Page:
Tuesday, November 16, 2010

Snug as a...Bedbug?

My son and daughter-in-law are traveling to New York soon. With all the media attention give to bedbugs I thought it would be helpful to do a little research on the critters. I would hate to have their vacation ruined!

Wikipedia says “The name 'bedbug' is derived from the insect's preferred habitat of houses and especially beds or other areas where people sleep.”

Bedbugs usually congregate together and can be found in beds, couches as well as luggage and other furniture. They especially like cracks and crevices associated with the bed frame and mattress. Bedbugs don’t care if their surroundings are clean or dirty. They can be found in even the most pristine accomations. Bedbugs usually are active at night and that is when most people get bitten.

Bed bugs are small, oval non-flying insects. Adult bed bugs reach 5-7 mm in length, while nymphs (juveniles) are as small as 1.5 mm. (They areabout the size of an apple seed.) Bed bugs have flat bodies and may sometimes be mistaken for ticks or small cockroaches. Adult bed bugs are reddish brown in color while nymphs are clear in color and appear bright red after feeding.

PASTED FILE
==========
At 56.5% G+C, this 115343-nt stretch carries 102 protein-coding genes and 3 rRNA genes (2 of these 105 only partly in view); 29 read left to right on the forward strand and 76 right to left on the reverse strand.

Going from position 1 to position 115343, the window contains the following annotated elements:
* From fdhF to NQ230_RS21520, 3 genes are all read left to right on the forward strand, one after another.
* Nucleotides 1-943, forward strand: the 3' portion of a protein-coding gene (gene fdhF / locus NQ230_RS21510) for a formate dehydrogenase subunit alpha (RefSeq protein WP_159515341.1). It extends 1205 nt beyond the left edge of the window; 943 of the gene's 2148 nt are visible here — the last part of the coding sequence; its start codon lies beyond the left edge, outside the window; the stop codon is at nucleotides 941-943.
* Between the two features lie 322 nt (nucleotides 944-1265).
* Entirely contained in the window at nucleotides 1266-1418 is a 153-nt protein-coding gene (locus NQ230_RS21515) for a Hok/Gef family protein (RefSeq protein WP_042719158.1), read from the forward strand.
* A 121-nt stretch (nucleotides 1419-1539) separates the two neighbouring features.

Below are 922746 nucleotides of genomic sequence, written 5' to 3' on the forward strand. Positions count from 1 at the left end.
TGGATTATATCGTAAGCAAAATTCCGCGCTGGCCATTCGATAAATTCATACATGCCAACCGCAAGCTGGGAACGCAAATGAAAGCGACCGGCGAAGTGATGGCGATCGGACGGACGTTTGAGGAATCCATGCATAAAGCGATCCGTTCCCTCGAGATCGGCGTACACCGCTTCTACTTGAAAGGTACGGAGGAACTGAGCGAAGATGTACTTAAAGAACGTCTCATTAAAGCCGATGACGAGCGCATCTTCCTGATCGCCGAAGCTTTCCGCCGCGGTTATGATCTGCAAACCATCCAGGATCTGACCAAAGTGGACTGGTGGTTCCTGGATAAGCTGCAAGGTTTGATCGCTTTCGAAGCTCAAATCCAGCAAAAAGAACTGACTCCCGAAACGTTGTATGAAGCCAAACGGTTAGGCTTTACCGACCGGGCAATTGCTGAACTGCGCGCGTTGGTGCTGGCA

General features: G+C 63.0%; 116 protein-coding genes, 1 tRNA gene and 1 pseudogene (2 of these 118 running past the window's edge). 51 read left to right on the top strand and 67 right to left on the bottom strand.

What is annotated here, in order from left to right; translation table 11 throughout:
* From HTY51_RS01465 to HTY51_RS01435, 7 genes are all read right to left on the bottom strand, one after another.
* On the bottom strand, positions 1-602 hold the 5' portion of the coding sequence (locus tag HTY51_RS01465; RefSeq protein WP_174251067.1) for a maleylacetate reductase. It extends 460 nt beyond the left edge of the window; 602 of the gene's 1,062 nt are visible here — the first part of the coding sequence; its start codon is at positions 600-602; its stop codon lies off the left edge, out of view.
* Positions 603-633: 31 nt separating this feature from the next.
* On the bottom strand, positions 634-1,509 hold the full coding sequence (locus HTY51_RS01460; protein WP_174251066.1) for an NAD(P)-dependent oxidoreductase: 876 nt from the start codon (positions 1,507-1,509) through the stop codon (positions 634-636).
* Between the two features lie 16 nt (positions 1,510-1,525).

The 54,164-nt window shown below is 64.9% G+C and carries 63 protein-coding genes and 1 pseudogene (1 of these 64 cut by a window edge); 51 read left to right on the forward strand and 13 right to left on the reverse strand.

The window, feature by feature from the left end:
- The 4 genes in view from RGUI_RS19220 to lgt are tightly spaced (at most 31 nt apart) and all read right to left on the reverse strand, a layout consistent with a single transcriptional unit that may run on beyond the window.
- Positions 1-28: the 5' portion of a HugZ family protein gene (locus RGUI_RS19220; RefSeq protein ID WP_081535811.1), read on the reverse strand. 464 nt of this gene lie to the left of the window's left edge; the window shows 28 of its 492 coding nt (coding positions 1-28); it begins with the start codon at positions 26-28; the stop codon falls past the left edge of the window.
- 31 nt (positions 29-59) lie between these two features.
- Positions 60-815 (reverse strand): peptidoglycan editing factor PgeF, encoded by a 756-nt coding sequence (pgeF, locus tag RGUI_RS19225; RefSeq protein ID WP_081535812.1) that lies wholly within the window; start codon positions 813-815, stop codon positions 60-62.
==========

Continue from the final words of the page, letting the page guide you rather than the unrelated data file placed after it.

Bedbugs don't usually stay on their human hosts after their meal, but they might hide in your clothes or luggage left nearby on the floor. If you're traveling and bedbugs get into your luggage, you could end up bringing them home with you.

Travelers may want to get in the habit of checking their bed for signs of bed bugs. (Tiny dark spots reveal the presence of bedbugs.)Placing luggage up off the floor onto a luggage rack is a good idea. Vacuuming is not effective against these pests and most pesticides don’t work either. You could try pouring boiling water over them or using extreme temperatures. Or…you could try something a little easier and safer.

Kayla at Essential Wholesale has put together a video on how to make a natural Bed Bug Spray. Using Lavender Essential Oil as one of the main ingredients you can fight these little pests. On her blog Kayla says that lavender has been used for generations as a natural remedy for bed bugs.

I hope to never encounter these guys on any of my hotel stays. I will now travel with a spray using Kayla’s recipe. It’s hard to believe that the bedbug problem could become an epidemic! YUCK.
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